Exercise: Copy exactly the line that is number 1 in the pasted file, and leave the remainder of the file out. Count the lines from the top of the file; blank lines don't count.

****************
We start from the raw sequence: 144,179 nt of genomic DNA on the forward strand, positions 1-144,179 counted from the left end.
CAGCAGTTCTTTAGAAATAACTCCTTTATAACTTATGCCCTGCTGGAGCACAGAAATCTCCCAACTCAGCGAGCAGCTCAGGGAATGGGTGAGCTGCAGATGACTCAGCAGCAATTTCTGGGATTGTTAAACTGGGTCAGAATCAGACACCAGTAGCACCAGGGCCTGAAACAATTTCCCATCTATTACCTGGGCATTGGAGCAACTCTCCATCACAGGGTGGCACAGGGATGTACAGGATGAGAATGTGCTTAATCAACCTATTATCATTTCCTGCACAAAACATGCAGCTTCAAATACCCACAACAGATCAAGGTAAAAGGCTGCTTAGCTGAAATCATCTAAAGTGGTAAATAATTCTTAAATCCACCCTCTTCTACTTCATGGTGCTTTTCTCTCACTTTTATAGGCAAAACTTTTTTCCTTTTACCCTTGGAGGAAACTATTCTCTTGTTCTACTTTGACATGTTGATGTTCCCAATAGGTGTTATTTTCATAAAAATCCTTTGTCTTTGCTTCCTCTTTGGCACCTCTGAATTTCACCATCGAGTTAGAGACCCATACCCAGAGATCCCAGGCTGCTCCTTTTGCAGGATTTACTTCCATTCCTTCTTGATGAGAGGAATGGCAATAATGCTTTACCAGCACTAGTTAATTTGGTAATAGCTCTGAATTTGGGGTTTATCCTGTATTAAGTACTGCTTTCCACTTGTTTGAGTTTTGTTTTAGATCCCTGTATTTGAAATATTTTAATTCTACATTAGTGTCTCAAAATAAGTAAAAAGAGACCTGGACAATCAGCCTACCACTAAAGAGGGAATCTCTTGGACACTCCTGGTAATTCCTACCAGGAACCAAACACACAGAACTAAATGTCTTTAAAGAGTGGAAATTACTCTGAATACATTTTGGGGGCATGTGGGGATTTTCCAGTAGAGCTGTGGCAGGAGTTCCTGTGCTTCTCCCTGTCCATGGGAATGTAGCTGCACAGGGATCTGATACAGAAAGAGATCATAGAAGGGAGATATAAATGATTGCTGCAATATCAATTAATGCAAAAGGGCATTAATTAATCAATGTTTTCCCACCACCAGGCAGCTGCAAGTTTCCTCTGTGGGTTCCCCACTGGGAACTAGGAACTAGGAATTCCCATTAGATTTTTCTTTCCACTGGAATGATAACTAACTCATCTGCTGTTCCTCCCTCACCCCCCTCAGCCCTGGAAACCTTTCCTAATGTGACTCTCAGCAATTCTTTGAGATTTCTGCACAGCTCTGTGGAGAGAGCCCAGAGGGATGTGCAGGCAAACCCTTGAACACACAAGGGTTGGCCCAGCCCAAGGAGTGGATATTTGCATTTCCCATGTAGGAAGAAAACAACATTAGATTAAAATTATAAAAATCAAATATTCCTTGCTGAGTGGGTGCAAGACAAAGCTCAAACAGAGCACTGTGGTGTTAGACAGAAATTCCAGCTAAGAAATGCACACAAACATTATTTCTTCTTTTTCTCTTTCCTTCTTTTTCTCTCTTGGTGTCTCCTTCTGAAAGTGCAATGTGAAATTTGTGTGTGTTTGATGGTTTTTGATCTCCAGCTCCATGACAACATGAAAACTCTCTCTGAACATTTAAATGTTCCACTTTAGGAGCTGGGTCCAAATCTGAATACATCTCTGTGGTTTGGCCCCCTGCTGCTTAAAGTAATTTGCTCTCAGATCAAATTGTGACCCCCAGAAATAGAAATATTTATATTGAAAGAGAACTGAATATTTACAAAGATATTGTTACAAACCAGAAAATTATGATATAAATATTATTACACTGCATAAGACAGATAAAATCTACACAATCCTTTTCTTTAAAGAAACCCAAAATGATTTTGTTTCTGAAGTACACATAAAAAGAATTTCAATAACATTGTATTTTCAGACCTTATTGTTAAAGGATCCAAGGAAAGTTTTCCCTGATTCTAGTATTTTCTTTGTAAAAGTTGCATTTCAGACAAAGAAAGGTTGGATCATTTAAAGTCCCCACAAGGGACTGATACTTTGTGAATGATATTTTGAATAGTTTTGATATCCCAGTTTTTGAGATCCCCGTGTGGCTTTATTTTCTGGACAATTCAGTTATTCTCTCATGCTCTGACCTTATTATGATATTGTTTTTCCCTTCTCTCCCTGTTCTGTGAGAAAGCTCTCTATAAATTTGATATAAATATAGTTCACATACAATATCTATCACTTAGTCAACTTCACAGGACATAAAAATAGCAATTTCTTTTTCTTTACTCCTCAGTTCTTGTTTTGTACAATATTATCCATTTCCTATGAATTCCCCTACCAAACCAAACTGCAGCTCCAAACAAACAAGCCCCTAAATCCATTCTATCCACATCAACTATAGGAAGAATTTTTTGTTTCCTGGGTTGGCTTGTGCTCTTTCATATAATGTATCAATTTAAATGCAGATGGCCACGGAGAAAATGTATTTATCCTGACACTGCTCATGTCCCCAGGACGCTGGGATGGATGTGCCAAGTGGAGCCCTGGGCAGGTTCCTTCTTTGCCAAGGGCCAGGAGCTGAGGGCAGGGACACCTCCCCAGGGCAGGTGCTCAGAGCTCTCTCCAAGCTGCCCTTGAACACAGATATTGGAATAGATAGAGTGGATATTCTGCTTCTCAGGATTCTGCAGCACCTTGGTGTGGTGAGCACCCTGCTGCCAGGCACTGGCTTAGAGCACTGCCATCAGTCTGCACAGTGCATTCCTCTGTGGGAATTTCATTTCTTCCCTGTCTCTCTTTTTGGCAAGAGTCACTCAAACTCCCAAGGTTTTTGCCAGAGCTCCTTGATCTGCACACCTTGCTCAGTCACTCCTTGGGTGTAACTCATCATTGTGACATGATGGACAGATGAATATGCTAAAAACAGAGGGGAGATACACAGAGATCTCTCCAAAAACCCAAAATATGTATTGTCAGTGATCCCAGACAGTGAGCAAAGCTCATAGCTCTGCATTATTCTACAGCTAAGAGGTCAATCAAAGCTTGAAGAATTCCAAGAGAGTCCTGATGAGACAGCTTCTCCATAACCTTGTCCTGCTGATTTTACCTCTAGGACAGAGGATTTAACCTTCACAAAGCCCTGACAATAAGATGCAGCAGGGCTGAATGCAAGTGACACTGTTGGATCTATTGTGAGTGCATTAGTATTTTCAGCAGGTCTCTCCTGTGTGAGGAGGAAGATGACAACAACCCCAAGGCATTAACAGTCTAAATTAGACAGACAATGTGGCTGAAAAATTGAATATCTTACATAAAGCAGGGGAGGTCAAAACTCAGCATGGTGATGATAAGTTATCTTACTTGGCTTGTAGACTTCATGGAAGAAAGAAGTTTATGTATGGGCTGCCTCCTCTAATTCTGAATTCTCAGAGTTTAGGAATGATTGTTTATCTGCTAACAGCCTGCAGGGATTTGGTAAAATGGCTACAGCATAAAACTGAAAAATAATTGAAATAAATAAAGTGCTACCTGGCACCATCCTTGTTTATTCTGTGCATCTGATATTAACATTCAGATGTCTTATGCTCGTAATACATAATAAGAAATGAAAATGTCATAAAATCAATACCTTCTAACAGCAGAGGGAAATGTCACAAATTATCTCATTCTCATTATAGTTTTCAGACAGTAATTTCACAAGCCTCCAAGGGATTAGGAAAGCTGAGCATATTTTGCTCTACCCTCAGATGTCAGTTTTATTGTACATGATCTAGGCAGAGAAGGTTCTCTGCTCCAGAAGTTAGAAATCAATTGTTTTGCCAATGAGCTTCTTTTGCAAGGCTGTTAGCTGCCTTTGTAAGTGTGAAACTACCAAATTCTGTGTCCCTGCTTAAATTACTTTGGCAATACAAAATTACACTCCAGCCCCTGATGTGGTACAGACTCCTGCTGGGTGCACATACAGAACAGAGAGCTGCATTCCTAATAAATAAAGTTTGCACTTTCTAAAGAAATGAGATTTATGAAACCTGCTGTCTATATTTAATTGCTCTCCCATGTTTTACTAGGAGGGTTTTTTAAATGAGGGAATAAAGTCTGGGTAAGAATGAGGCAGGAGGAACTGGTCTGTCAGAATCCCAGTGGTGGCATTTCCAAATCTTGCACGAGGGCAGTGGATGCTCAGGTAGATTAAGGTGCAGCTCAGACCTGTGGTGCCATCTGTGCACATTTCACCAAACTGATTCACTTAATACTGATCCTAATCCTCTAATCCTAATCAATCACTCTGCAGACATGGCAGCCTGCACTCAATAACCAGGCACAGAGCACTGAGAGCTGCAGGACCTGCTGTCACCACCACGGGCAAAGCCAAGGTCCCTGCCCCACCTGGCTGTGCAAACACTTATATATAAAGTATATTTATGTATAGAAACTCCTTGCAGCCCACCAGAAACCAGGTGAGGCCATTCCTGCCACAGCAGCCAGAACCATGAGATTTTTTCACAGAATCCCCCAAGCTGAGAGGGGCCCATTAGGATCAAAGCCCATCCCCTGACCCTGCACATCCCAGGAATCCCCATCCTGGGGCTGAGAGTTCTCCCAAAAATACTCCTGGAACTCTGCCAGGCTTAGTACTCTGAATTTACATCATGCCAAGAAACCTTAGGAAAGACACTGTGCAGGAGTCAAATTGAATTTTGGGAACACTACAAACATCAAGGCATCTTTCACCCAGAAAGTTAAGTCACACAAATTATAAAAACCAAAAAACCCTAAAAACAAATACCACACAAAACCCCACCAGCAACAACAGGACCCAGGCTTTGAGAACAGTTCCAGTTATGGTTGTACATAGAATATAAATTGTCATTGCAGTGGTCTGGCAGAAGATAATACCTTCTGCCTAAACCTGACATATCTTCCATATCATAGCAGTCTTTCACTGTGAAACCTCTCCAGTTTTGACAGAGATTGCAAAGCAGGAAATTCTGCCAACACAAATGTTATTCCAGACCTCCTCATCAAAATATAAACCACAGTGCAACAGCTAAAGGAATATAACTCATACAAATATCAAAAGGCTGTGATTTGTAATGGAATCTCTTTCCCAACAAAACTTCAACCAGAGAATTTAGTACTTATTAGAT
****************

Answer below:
We start from the raw sequence: 144,179 nt of genomic DNA on the forward strand, positions 1-144,179 counted from the left end.